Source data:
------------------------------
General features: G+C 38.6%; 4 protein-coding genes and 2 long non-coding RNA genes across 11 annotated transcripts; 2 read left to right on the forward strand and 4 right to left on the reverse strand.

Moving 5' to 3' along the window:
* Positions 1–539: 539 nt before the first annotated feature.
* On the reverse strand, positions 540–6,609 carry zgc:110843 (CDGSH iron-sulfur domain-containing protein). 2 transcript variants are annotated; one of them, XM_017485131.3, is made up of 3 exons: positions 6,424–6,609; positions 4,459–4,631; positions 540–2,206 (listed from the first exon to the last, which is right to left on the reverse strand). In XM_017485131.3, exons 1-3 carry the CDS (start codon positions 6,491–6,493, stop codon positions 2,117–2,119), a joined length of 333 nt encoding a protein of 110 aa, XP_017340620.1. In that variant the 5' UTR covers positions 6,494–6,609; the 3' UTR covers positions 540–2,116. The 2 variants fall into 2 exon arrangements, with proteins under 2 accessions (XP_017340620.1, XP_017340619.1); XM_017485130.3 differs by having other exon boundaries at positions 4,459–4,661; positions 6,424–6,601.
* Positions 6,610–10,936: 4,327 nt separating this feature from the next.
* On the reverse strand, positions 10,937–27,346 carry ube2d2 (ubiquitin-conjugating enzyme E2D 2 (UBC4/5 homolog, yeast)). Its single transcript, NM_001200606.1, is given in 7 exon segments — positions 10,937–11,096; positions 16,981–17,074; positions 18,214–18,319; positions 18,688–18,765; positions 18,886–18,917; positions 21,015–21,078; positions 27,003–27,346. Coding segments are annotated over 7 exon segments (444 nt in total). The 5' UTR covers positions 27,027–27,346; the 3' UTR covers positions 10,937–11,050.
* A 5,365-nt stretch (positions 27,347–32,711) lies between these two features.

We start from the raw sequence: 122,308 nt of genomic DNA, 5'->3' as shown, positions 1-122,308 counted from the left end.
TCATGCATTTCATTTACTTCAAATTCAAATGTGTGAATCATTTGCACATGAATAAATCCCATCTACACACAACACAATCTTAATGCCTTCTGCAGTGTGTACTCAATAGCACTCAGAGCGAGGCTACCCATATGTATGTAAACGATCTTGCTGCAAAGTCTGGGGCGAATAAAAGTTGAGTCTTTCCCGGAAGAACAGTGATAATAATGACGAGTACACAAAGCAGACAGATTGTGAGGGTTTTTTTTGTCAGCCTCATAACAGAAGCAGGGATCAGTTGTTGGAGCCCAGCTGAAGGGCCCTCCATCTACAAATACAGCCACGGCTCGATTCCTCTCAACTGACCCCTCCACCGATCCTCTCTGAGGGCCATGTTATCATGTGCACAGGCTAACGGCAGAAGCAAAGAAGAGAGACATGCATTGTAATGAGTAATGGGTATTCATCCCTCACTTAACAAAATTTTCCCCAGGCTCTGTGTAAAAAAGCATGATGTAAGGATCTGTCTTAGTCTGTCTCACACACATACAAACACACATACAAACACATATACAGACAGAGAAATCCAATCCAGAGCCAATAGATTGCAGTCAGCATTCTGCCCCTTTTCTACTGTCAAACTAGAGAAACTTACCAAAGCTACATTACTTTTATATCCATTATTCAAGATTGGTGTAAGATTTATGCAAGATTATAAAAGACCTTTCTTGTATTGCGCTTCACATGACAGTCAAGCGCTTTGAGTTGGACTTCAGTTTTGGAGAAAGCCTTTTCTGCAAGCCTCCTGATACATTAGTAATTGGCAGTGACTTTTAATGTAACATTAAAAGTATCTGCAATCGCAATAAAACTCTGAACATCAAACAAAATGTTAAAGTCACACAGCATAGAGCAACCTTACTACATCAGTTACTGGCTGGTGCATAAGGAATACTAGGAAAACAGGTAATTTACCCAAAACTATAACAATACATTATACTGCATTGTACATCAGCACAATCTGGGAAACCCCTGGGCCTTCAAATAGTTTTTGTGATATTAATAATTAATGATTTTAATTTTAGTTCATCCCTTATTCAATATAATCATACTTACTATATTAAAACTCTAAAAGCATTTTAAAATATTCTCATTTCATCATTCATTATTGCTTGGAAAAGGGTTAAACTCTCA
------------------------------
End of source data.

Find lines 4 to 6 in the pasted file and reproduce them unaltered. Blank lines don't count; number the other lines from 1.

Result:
* On the reverse strand, positions 540–6,609 carry zgc:110843 (CDGSH iron-sulfur domain-containing protein). 2 transcript variants are annotated; one of them, XM_017485131.3, is made up of 3 exons: positions 6,424–6,609; positions 4,459–4,631; positions 540–2,206 (listed from the first exon to the last, which is right to left on the reverse strand). In XM_017485131.3, exons 1-3 carry the CDS (start codon positions 6,491–6,493, stop codon positions 2,117–2,119), a joined length of 333 nt encoding a protein of 110 aa, XP_017340620.1. In that variant the 5' UTR covers positions 6,494–6,609; the 3' UTR covers positions 540–2,116. The 2 variants fall into 2 exon arrangements, with proteins under 2 accessions (XP_017340620.1, XP_017340619.1); XM_017485130.3 differs by having other exon boundaries at positions 4,459–4,661; positions 6,424–6,601.
* Positions 6,610–10,936: 4,327 nt separating this feature from the next.
* On the reverse strand, positions 10,937–27,346 carry ube2d2 (ubiquitin-conjugating enzyme E2D 2 (UBC4/5 homolog, yeast)). Its single transcript, NM_001200606.1, is given in 7 exon segments — positions 10,937–11,096; positions 16,981–17,074; positions 18,214–18,319; positions 18,688–18,765; positions 18,886–18,917; positions 21,015–21,078; positions 27,003–27,346. Coding segments are annotated over 7 exon segments (444 nt in total). The 5' UTR covers positions 27,027–27,346; the 3' UTR covers positions 10,937–11,050.